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Hierarchical Structure Early DBMS structure Records arranged in tree-like structure Relationships are one-to-many

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Hierarchical Structure

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Network Structure Used in some mainframe DBMS packages Many-to-many relationships

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Network Structure

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Relational Structure Most widely used structure Data elements are viewed as being stored in tables Row represents record Column represents field Can relate data in one file with data in another file if both files share a common data element

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Relational Structure

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Relational Operations Select: Create a subset of records that meet a stated criterion Example, select employees who make more than $30,000

Join Combine two or more tables temporarily Looks like one big table

Project Create a subset of columns in a table

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Multidimensional Structure Variation of relational model Uses multidimensional structures to organize data Data elements are viewed as being in cubes Popular for analytical databases that support Online Analytical Processing (OLAP)

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Multidimensional Model

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Object-oriented Structure Object consists of Data values describing the attributes of an entity Operations that can be performed on the data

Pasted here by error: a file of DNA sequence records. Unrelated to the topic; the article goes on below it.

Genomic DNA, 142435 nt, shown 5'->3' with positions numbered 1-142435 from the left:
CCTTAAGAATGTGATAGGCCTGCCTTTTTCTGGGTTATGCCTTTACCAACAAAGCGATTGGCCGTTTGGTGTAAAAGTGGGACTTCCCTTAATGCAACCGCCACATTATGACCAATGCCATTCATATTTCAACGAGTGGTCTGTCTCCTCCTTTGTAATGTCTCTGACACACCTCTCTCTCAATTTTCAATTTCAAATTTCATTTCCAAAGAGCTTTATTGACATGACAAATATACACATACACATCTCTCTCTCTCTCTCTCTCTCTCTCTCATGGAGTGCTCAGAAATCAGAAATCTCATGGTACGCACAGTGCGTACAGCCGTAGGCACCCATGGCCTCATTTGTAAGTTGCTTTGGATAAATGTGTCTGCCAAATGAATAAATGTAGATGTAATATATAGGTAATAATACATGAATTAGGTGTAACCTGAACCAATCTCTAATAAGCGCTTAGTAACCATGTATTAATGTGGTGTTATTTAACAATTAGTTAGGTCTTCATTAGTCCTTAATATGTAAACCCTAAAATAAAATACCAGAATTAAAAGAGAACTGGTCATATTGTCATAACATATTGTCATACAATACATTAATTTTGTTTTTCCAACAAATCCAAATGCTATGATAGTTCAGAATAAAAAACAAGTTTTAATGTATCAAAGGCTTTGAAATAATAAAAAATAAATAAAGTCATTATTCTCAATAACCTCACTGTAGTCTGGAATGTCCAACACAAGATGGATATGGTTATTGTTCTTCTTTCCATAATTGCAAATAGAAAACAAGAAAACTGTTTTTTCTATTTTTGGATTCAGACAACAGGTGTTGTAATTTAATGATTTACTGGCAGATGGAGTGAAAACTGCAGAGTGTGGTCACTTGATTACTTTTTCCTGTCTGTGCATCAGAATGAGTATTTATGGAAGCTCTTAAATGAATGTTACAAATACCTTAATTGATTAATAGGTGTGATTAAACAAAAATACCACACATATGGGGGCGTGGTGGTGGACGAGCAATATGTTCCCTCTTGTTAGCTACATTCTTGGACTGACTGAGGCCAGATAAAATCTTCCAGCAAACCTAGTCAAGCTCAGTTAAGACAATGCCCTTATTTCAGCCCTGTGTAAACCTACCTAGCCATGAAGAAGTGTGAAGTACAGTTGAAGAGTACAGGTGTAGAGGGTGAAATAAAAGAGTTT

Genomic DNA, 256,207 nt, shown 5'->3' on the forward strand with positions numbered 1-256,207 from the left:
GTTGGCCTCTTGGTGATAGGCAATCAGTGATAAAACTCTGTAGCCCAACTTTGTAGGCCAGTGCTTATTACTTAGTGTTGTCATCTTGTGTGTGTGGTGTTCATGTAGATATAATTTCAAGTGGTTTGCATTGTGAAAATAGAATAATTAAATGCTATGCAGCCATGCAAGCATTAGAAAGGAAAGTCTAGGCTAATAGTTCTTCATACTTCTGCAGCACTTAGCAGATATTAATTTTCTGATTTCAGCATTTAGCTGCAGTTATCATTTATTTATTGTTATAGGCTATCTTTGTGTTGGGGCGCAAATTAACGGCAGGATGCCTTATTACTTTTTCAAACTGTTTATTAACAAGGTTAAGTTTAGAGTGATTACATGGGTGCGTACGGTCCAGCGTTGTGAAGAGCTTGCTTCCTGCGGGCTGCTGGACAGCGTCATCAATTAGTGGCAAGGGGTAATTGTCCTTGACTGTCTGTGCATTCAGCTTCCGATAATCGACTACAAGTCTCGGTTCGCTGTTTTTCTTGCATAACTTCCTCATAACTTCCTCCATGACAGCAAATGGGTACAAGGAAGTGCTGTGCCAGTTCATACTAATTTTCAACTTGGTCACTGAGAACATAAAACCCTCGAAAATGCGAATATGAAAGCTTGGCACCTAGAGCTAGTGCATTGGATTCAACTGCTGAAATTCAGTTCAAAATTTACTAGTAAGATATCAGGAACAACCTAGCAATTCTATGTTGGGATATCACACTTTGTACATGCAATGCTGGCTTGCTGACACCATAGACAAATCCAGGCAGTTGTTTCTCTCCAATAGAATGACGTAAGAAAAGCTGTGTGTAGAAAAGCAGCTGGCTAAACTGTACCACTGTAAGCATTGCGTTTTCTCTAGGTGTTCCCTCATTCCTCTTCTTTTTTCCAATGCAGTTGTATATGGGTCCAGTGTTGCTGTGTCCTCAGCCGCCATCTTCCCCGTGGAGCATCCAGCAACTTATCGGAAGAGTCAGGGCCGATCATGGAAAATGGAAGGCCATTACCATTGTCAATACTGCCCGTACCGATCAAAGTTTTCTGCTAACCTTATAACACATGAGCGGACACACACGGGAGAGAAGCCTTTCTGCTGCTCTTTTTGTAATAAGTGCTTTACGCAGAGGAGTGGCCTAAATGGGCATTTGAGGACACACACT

Encapsulation: Combine data and operations

Inheritance: New objects can be created by replicated some or all of the characteristics of parent objects

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Object-oriented Structure

Source: Adapted from Ivar Jacobsen, Maria Ericsson, and Ageneta Jacobsen, The Object Advantage: Business Process Reengineering with Object Technology (New York: ACM Press, 1995), p. 65. Copyright @ 1995, Association for Computing Machinery. By permission. 5- 23

Object-oriented Structure Used in Object-oriented database management systems (OODBMS) Supports complex data types Examples, graphic images, video clips, web pages

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Evaluation of Database Structures Hierarchical Worked for structured routine transaction processing Cant handle many-to-many relationships

Network More flexible than hierarchical Unable to handle ad hoc requests

Relational Easily respond to ad hoc requests Easier to work with and maintain Not as efficient or quick as hierarchical or network5- 25

Database Development Database Administrator (DBA) In charge of enterprise database development

Data Definition Language (DDL) Develop and specify the data contents, relationships and structure These specifications are stored in data dictionary

Data dictionary Data base catalog containing metadata Metadata data about data

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Database Development

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Data Planning Process Enterprise Model Defines basic business process of the enterprise Defined by DBAs and designers with end users

Data Modeling Relationships between data elements Entity Relationship Diagram (ERD) common tool for modeling

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Entity Relationship Diagram